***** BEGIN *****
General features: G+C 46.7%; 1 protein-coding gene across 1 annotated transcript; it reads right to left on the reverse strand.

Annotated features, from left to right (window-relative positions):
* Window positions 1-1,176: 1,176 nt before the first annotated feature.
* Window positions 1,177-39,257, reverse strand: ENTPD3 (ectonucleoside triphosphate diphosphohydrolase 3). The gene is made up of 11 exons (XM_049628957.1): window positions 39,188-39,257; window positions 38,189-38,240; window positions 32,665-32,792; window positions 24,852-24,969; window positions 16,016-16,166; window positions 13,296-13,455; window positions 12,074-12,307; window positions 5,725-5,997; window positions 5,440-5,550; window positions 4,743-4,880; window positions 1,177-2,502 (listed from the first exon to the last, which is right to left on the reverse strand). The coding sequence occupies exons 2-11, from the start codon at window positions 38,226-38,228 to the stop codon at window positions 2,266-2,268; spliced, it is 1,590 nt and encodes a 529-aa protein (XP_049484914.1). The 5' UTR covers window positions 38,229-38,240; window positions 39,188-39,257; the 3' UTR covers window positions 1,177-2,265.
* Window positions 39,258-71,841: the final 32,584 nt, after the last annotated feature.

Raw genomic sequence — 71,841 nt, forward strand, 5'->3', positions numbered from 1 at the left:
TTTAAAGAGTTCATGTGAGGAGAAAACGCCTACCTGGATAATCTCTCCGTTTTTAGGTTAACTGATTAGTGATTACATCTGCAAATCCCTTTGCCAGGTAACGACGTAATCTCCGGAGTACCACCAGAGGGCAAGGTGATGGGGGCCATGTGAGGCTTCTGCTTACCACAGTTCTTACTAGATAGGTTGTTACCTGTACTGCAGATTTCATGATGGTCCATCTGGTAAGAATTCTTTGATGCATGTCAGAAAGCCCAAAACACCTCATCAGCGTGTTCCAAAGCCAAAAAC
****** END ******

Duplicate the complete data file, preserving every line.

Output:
General features: G+C 46.7%; 1 protein-coding gene across 1 annotated transcript; it reads right to left on the reverse strand.

Annotated features, from left to right (window-relative positions):
* Window positions 1-1,176: 1,176 nt before the first annotated feature.
* Window positions 1,177-39,257, reverse strand: ENTPD3 (ectonucleoside triphosphate diphosphohydrolase 3). The gene is made up of 11 exons (XM_049628957.1): window positions 39,188-39,257; window positions 38,189-38,240; window positions 32,665-32,792; window positions 24,852-24,969; window positions 16,016-16,166; window positions 13,296-13,455; window positions 12,074-12,307; window positions 5,725-5,997; window positions 5,440-5,550; window positions 4,743-4,880; window positions 1,177-2,502 (listed from the first exon to the last, which is right to left on the reverse strand). The coding sequence occupies exons 2-11, from the start codon at window positions 38,226-38,228 to the stop codon at window positions 2,266-2,268; spliced, it is 1,590 nt and encodes a 529-aa protein (XP_049484914.1). The 5' UTR covers window positions 38,229-38,240; window positions 39,188-39,257; the 3' UTR covers window positions 1,177-2,265.
* Window positions 39,258-71,841: the final 32,584 nt, after the last annotated feature.

Raw genomic sequence — 71,841 nt, forward strand, 5'->3', positions numbered from 1 at the left:
TTTAAAGAGTTCATGTGAGGAGAAAACGCCTACCTGGATAATCTCTCCGTTTTTAGGTTAACTGATTAGTGATTACATCTGCAAATCCCTTTGCCAGGTAACGACGTAATCTCCGGAGTACCACCAGAGGGCAAGGTGATGGGGGCCATGTGAGGCTTCTGCTTACCACAGTTCTTACTAGATAGGTTGTTACCTGTACTGCAGATTTCATGATGGTCCATCTGGTAAGAATTCTTTGATGCATGTCAGAAAGCCCAAAACACCTCATCAGCGTGTTCCAAAGCCAAAAAC